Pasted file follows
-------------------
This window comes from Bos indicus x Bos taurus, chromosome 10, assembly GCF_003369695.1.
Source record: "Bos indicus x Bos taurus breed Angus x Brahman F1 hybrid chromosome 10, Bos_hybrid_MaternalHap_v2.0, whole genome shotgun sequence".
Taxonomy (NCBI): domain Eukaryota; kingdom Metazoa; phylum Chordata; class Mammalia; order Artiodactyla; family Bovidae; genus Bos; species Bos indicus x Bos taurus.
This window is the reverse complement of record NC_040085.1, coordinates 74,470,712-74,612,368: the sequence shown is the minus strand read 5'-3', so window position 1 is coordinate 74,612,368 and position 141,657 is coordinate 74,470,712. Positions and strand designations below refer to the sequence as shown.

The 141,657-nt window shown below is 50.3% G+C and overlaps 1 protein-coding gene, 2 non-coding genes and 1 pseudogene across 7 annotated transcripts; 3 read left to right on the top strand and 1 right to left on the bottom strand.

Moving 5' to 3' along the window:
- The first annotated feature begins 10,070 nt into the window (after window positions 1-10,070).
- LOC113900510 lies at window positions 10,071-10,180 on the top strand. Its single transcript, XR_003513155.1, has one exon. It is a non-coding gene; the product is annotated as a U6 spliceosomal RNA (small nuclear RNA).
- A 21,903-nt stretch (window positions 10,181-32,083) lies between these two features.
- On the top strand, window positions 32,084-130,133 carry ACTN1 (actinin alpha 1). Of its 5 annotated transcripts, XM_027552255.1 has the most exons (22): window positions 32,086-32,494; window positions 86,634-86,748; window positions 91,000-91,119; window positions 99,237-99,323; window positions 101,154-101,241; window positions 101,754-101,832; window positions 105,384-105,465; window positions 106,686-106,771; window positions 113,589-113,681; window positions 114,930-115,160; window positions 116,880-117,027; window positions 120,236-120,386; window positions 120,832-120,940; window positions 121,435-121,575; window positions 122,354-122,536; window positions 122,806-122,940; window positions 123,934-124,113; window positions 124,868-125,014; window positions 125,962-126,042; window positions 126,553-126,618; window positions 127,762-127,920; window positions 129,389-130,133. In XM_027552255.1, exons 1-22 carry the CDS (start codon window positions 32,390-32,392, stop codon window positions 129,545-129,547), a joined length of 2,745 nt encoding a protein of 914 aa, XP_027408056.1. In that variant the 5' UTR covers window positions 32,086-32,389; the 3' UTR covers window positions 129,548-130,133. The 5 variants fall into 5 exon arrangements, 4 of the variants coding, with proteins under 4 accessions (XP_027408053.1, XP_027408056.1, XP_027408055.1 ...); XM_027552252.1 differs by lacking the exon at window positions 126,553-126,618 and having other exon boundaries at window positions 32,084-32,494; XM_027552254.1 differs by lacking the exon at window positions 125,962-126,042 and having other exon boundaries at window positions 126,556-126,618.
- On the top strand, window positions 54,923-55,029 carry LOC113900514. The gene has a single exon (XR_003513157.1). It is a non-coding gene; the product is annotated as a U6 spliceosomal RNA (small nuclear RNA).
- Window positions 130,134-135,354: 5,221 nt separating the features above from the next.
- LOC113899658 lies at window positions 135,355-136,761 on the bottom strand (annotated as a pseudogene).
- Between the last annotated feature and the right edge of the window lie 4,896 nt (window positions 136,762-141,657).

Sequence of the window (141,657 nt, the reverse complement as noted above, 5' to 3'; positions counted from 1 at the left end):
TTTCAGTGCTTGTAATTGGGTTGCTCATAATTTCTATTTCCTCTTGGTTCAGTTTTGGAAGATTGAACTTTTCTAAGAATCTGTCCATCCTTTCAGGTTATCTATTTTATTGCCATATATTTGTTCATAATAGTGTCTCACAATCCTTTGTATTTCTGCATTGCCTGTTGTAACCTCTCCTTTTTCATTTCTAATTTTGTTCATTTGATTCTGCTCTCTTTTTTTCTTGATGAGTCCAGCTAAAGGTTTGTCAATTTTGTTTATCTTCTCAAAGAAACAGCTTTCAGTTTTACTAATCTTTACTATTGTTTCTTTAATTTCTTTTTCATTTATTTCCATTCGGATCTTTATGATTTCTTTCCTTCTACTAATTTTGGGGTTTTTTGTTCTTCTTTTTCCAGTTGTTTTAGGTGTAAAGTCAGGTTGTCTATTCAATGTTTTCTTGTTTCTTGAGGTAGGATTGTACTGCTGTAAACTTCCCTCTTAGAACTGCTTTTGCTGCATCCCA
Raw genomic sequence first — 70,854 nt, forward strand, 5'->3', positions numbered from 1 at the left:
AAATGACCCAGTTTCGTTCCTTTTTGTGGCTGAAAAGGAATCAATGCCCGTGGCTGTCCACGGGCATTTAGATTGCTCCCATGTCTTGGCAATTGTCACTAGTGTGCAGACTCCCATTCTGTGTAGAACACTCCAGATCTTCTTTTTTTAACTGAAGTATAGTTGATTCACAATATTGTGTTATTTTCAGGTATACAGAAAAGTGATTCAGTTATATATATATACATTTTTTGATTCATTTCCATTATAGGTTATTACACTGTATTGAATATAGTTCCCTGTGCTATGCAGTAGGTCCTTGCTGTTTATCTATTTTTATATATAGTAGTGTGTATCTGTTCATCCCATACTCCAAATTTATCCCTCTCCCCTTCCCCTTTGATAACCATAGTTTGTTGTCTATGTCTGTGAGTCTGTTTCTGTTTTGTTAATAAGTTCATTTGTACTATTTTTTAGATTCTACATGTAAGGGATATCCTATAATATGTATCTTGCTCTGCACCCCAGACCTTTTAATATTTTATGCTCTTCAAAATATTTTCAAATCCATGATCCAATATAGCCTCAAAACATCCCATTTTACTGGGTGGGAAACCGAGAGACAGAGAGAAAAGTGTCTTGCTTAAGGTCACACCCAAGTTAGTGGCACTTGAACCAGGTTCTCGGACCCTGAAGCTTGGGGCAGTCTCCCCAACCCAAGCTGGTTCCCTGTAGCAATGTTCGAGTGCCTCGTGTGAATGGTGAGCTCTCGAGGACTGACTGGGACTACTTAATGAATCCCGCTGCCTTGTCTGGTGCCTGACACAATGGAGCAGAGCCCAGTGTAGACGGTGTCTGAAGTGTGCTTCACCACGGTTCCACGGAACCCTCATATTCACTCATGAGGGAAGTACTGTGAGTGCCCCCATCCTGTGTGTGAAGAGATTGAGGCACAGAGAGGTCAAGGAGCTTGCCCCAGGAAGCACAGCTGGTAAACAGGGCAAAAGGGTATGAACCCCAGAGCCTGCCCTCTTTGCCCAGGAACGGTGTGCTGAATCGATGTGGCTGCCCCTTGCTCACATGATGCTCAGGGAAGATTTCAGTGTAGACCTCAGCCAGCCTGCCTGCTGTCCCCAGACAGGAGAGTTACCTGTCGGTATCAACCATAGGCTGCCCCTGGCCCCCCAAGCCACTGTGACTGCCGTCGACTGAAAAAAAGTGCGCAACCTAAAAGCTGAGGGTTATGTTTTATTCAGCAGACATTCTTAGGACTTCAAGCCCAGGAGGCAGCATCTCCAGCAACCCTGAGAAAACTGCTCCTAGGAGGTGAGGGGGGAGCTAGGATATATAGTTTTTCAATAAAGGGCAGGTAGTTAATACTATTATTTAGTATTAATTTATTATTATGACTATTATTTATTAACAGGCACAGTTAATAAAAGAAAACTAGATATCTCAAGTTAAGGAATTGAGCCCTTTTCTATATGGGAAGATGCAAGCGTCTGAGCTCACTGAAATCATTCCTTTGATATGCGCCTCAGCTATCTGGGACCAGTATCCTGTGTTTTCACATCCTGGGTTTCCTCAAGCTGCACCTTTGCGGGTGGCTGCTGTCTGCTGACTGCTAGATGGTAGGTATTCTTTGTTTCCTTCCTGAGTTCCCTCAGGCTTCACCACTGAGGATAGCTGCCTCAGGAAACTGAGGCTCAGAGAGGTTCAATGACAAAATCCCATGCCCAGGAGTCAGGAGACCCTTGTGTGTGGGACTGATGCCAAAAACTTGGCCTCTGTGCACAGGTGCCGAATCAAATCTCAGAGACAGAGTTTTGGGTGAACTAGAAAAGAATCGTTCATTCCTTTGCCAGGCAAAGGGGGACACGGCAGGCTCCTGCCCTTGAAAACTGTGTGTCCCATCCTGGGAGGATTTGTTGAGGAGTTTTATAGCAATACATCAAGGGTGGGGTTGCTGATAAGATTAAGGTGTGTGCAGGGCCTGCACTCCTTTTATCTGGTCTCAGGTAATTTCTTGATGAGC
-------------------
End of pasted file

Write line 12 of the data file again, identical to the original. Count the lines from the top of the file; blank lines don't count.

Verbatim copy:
- Window positions 130,134-135,354: 5,221 nt separating the features above from the next.